Alan Twigg’s tribute to Rudolf Vrba

Rudolf Vrba, who escaped Auschwitz and co-authored a report saving 200,000 lives, remains unrecognized in Vancouver despite his significant historical impact. Alan Twigg (l.) seeks to change this.” FULL STORY


#165 Helen Piddington

March 09th, 2016

LOCATION: Loughborough Inlet, 150 miles north of Vancouver. A 22-mile stretch from Chancellor Channel and Cordero Channel to the mouth of the Stafford River. 50°31′ North and 125°32′ West

Helen Piddington’s The Inlet: Memoir of a Modern Pioneer (Harbour 2001) recalls how she moved to 35-kilometre-long Loughborough Inlet with her family in 1975 and has lived there ever since. She describes how she and her husband Dane first strapped possessions to the deck of a small boat, sailed north through rapids and set up camp in a derelict log cabin in the early 1970s.

The plan: Dane, a photographer, would have time for writing; Helen, an artist, would have more time for printmaking. The result? Dane became a prawn fisherman, logger and boom-man. Helen became a pig-farmer, barber, camp cook and gardener. The family raised chickens, ducks, turkeys and wild boar. The children did correspondence courses in the kitchen.

Sidney bay, loughborough inlet.

Sidney Bay, Loughborough Inlet.

With Piddington’s pastel illustrations, The Inlet also introduces characters such as the Three Old Goats-three bachelors who shared a trapper’s shack. One of the three was Baldie, who’d had all his teeth removed in WWI to avoid a toothache. “He gummed his way through life happily,” she recalls. “Corn on the cob and steak were his favourite foods.”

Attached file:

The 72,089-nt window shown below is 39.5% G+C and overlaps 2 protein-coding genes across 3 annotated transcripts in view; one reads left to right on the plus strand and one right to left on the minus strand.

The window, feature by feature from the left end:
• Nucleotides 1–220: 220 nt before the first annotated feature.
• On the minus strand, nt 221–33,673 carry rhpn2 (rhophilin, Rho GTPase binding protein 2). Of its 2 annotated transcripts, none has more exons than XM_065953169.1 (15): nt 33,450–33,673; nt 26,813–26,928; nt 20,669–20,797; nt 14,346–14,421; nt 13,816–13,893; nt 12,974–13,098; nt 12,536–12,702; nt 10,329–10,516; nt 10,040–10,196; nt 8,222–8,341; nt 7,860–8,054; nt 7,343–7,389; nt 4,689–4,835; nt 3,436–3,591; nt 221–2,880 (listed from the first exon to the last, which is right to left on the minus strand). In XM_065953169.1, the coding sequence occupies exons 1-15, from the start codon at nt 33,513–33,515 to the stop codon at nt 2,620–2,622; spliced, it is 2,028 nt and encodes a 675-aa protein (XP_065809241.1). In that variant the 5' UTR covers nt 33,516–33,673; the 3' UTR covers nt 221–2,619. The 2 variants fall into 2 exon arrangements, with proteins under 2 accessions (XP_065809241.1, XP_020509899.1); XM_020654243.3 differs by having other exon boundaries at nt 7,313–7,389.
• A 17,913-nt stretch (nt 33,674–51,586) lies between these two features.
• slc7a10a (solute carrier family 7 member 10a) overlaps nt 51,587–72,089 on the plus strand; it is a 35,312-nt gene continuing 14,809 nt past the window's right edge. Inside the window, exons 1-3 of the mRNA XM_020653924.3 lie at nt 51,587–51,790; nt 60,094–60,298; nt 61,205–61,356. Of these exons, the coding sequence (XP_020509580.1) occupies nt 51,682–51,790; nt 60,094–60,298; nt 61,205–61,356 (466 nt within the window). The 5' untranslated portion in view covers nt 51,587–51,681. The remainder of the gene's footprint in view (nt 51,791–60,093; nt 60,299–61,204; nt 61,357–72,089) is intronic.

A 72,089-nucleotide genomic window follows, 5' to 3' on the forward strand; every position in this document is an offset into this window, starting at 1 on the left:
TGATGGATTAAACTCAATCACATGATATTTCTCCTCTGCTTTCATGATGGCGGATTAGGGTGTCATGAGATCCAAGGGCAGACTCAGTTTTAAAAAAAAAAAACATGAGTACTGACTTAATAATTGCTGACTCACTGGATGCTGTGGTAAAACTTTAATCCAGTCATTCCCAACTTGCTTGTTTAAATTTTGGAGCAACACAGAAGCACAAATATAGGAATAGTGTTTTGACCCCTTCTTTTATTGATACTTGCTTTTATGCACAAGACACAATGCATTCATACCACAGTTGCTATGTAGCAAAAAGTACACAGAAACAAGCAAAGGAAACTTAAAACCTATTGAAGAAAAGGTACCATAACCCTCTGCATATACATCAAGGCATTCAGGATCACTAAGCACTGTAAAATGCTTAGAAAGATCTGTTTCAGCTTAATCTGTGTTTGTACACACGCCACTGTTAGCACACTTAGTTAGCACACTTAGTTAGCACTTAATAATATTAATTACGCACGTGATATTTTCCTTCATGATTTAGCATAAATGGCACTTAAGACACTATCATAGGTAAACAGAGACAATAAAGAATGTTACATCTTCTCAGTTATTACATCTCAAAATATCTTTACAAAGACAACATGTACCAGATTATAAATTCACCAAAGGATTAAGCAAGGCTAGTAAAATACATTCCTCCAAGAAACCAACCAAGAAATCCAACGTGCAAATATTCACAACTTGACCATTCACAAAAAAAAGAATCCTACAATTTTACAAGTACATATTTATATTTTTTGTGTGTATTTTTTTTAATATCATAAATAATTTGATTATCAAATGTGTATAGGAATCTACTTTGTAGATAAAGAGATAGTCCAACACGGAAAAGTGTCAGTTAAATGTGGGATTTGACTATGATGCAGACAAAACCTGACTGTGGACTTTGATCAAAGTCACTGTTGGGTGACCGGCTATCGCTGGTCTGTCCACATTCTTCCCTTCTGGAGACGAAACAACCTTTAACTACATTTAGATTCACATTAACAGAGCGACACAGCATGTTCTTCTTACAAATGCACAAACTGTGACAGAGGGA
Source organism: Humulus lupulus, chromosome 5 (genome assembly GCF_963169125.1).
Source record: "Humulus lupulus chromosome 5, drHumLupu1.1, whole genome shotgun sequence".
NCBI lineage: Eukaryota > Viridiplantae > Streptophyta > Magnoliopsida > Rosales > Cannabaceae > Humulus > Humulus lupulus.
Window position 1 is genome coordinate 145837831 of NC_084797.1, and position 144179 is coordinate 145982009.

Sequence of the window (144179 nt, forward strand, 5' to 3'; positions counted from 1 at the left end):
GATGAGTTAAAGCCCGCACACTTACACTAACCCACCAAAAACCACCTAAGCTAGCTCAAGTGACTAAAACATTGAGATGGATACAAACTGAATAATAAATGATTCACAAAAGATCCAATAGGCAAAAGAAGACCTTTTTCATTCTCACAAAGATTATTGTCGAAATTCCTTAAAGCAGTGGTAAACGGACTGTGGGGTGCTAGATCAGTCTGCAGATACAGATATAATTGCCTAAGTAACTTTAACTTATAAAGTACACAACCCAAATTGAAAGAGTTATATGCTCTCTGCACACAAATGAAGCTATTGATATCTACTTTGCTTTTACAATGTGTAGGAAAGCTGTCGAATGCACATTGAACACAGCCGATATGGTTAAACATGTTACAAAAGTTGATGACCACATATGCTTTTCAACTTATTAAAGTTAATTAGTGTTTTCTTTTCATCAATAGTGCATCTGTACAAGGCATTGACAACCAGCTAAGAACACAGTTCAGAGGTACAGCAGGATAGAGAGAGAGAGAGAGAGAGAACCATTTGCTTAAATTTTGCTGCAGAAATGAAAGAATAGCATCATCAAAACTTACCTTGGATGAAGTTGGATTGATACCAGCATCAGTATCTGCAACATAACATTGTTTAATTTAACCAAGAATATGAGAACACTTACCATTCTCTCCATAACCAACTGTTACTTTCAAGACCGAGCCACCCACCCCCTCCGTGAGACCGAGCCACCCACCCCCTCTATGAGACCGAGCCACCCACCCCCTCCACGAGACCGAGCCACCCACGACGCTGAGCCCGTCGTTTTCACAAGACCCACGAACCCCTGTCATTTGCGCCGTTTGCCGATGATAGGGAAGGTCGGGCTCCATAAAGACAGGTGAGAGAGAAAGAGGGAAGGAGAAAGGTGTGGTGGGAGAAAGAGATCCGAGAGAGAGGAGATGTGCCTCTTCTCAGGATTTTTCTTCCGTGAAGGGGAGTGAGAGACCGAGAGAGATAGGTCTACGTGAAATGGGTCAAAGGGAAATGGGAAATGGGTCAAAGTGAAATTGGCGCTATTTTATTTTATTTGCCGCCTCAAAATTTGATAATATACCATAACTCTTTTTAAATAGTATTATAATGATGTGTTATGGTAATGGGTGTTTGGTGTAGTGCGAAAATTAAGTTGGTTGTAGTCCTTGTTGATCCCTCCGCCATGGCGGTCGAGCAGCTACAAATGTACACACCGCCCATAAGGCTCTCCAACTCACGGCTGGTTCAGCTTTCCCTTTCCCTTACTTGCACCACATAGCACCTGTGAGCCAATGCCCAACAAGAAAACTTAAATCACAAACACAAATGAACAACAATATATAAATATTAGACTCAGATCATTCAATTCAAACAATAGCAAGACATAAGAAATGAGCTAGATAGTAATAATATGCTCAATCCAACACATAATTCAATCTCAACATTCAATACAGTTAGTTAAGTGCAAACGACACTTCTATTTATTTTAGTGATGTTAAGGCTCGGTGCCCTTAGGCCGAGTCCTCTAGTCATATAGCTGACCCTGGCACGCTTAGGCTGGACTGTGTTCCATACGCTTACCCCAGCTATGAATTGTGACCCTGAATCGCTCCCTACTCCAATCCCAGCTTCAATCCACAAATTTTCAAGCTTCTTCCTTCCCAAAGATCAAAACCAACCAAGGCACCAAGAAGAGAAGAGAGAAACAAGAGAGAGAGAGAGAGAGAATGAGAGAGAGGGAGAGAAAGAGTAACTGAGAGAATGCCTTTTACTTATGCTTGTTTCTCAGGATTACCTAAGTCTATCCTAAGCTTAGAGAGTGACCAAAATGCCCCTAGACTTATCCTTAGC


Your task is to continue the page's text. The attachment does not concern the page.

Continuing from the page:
Axel Youngstrum was a deaf hermit who earned his living cutting shakes into his 97th year. “First thing each morning,” says Helen, “as a sort of starter fluid, he took a shot of rye… then sprinkled Absorbine Senior (horse liniment) on the floor and rolled in it. Thus lubricated, he was able to rise and go about his day.”

Axel’s shopping list at the Blind Channel store was always the same: large blocks of cheddar and blue cheese, tea, flour and a bottle of rye. “He ate venison too,” she says, “but made friends with deer who visited him. He had pillow fights with them in his house.”

The Inlet doesn’t leave out bear encounters. She once had to fend off four Grizzlies eating chicken feed on her porch. “I stood there leaning all my weight against the door,” she remembers. “From time to time one of the bears nudged against it. Could they smell me? Hear my breathing?” Her dog was sleeping obliviously on the floor. “I went back to the door clutching a broom and a can of pepper spray that said ‘press on red dot’ -only there wasn’t one.”

Helen Piddington is a printmaker and artist who studied at the L’Académie de la Grande Chaumiére in Paris and has shown her work around the world. Despite Grizzlies and kooky neighbours, Loughborhough Inlet is still home. “Take a piece of bread dough and jab all ten fingers in and down hard,” she says. “The depressions left give an idea of the coastline of B.C.” Loughborough Inlet is one of those fingers.

Review of author’s work by BC Stuides:
Rumble Seat, A Victorian Childhood Remembered


The Inlet: Memoir of a Modern Pioneer. (Harbour, 2001). 1-550172-379 : $32.95.

Rumble Seat: A Victorian Childhood Remembered. (Harbour, 2010). 978-1-550175-506-6 : $34.95.

2 Responses to “#165 Helen Piddington”

  1. Gail Nep says:

    I am an Art appraiser who is trying to get in touch with Helen. Could you possibly send her my email?

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